Sicilian NQ, 14 Turner Street, Manchester, M4 1DZ – Visit Now
William Sicilian was a bit of a not-so-hidden gem in the Northern Quarter, offering traditional Italian cakes and pasta out of its little site on Hilton Street, just a gnocchi’s throw away from Stevenson’s Square. As its reputation grew, as did the demand for more seating and when a nice little spot on the other side of Manchester’s snazziest area became available, William Sicilian packed up his bags and hurried over.
Now, we’re blessed with the newly named Sicilian NQ, which sits opposite Oklahoma on Turner Street, just over road from The Arndale. I say blessed because the restaurant is very good and should be treated as such. In fact, it’s so good that I’ll be visiting again soon. I do actually echo these thoughts at the end of the review, but you’ll notice I incorrectly refer to Arnold Schwarzenegger as an Italian, just to finish on a pointless movie quote.
Feels like an intimate Italian bistro in any given cosmopolitan, European city
Sicilian NQ takes you out of Manchester, dropping you into what feels like an intimate Italian bistro in any given cosmopolitan, European city; that’s a good thing, especially when you’ve been shuffling around the bustling, traffic-heavy part of the Northern Quarter. The décor is expressive and the tables are simple and inviting; it only takes a few minutes before you’re settled in for the evening.
We tried the renowned arancino. Two in fact. The Al Burro was stuffed with ham and cheese, served on a basil pesto sauce. It was huge, but perfect. Ham and cheese isn’t exactly the subtle option, but I couldn’t stop myself and there were no regrets. Crispy on the outside, hot and gooey on the inside. Yes sir, thank you sir, more please.
We also ordered Mr. Mount Etna, a volcano-shaped rice ball with slow-cooked ragu and cheese, served in Sicilian NQ’s homemade sauce. Well, well, well. If my heart was a volcano, it erupted that evening. The ragu and cheese is beautiful, but it’s nothing without the arancino, which is clearly something they excel at here. The arancinos are around £7 each and they’re crafted beautifully; I can see why people talk about these things all the time.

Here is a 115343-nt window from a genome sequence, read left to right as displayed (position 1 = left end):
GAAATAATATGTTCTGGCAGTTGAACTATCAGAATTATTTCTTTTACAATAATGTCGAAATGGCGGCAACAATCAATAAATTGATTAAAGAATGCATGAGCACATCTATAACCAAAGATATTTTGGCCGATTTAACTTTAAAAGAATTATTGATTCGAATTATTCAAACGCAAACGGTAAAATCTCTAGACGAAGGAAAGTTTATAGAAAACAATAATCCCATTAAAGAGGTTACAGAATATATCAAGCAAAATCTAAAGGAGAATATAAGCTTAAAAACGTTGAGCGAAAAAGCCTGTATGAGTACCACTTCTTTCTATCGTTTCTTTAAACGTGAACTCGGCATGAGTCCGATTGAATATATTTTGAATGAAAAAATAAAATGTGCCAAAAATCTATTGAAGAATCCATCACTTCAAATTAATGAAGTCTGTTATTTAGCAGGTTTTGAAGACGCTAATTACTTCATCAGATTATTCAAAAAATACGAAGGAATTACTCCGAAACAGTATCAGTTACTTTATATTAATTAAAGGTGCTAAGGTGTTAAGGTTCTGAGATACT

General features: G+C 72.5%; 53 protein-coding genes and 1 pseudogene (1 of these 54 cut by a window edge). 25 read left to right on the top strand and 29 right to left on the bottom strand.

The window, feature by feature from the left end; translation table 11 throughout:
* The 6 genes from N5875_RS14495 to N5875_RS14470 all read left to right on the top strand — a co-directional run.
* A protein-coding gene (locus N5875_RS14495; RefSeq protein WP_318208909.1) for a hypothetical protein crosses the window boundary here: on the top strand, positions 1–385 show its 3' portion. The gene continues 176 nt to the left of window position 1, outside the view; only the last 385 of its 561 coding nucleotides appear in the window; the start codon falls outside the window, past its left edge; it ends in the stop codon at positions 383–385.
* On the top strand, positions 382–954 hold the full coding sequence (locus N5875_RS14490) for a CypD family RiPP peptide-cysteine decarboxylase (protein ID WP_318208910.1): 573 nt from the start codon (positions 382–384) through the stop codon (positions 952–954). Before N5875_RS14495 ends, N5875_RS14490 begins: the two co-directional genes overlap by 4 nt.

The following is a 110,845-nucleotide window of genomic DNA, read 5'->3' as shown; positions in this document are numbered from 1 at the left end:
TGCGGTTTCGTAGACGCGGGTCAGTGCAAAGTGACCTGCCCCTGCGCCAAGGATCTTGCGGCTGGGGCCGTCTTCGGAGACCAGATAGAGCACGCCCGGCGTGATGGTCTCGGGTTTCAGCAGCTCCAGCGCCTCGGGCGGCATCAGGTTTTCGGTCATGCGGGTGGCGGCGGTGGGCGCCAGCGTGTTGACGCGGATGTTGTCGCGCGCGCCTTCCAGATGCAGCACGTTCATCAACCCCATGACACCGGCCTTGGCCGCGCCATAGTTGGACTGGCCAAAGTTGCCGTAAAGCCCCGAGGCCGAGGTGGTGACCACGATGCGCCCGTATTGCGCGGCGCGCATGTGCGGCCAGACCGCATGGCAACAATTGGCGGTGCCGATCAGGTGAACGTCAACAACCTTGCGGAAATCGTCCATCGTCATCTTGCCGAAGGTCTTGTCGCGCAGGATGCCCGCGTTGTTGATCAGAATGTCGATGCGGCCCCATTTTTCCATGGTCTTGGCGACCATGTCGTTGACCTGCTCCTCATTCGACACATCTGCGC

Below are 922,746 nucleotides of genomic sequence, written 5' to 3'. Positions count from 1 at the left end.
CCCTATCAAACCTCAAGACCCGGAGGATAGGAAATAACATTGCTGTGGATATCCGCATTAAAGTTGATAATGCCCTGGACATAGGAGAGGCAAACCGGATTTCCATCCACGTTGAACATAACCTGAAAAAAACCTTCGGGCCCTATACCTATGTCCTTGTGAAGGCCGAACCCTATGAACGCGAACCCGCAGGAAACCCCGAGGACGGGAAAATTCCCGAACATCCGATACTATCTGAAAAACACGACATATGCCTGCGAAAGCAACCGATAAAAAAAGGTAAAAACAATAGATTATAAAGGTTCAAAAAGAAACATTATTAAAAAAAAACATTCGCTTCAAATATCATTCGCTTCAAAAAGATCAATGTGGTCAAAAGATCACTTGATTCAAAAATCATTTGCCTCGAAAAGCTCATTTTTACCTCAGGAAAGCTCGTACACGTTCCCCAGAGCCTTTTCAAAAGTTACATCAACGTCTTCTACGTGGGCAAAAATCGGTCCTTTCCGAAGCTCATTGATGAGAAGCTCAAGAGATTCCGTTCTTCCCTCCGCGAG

Strong vegan options from a creative kitchen
Also in the Sicilian Street Food section are two vegan options. One is a selection of three fried chickpea flour squares topped with pureed vegetables. Punchy tapenades on a tasty base. The other is a Sunshine Bruschetta, topped with Sicilian vegetables; strong vegan options from a creative kitchen.
There’s a strong list of mains to choose from, including their rich, Sicilian take on lasagne, gnocchi and bolognese alongside Montealbano Ate Your Heart, the special homemade pasta filled with sheep’s ricotta and Sicily’s most famous pistachio.
The new bar is now beer ready and has cocktails, prosecco, champagne and a range of Sicilian and Italian wines to keep you watered; it’s an intimate space and stimulating enough to sit at all evening if you’re looking for an out-of-Manchester experience. You don’t have to eat here, but I dare you to try to go an evening without picking up a few small bites.
Sicilian NQ captures the essence of Sicily
Sicilian NQ is, by Manchester’s standards, ‘out of the way’, so it’s going to have to work hard to get the footfall. It’s one to cherish, though and it’s well worth the journey. Restaurants can serve food from anywhere around the globe, but it’s often difficult to capture the essence of a place. Sicilian NQ does that, or at least it did to me. To me, it didn’t feel like I was in Manchester and as someone who’s lived here since my arguably regrettable creation in 1987, that isn’t always a bad thing. As famous Sicilian legend, The Terminator, once said, “I’ll be back”.
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